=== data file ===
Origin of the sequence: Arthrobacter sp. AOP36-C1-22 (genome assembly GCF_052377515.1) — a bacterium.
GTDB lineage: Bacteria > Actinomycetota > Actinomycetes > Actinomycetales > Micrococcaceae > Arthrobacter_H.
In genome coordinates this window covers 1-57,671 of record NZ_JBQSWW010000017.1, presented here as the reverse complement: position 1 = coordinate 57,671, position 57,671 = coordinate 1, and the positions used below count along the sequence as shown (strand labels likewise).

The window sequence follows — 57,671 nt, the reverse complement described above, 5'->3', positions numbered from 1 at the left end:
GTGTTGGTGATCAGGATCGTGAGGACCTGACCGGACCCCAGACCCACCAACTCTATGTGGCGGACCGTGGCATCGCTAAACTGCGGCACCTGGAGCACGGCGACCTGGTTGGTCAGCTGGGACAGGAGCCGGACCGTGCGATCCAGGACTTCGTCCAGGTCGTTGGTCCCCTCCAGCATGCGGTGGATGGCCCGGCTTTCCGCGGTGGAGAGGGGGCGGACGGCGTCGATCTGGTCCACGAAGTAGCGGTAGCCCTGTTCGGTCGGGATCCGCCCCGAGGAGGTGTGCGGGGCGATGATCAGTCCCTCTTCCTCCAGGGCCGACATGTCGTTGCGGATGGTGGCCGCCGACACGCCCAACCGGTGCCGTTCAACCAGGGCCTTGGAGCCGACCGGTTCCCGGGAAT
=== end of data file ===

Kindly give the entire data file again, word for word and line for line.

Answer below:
Origin of the sequence: Arthrobacter sp. AOP36-C1-22 (genome assembly GCF_052377515.1) — a bacterium.
GTDB lineage: Bacteria > Actinomycetota > Actinomycetes > Actinomycetales > Micrococcaceae > Arthrobacter_H.
In genome coordinates this window covers 1-57,671 of record NZ_JBQSWW010000017.1, presented here as the reverse complement: position 1 = coordinate 57,671, position 57,671 = coordinate 1, and the positions used below count along the sequence as shown (strand labels likewise).

The window sequence follows — 57,671 nt, the reverse complement described above, 5'->3', positions numbered from 1 at the left end:
GTGTTGGTGATCAGGATCGTGAGGACCTGACCGGACCCCAGACCCACCAACTCTATGTGGCGGACCGTGGCATCGCTAAACTGCGGCACCTGGAGCACGGCGACCTGGTTGGTCAGCTGGGACAGGAGCCGGACCGTGCGATCCAGGACTTCGTCCAGGTCGTTGGTCCCCTCCAGCATGCGGTGGATGGCCCGGCTTTCCGCGGTGGAGAGGGGGCGGACGGCGTCGATCTGGTCCACGAAGTAGCGGTAGCCCTGTTCGGTCGGGATCCGCCCCGAGGAGGTGTGCGGGGCGATGATCAGTCCCTCTTCCTCCAGGGCCGACATGTCGTTGCGGATGGTGGCCGCCGACACGCCCAACCGGTGCCGTTCAACCAGGGCCTTGGAGCCGACCGGTTCCCGGGAAT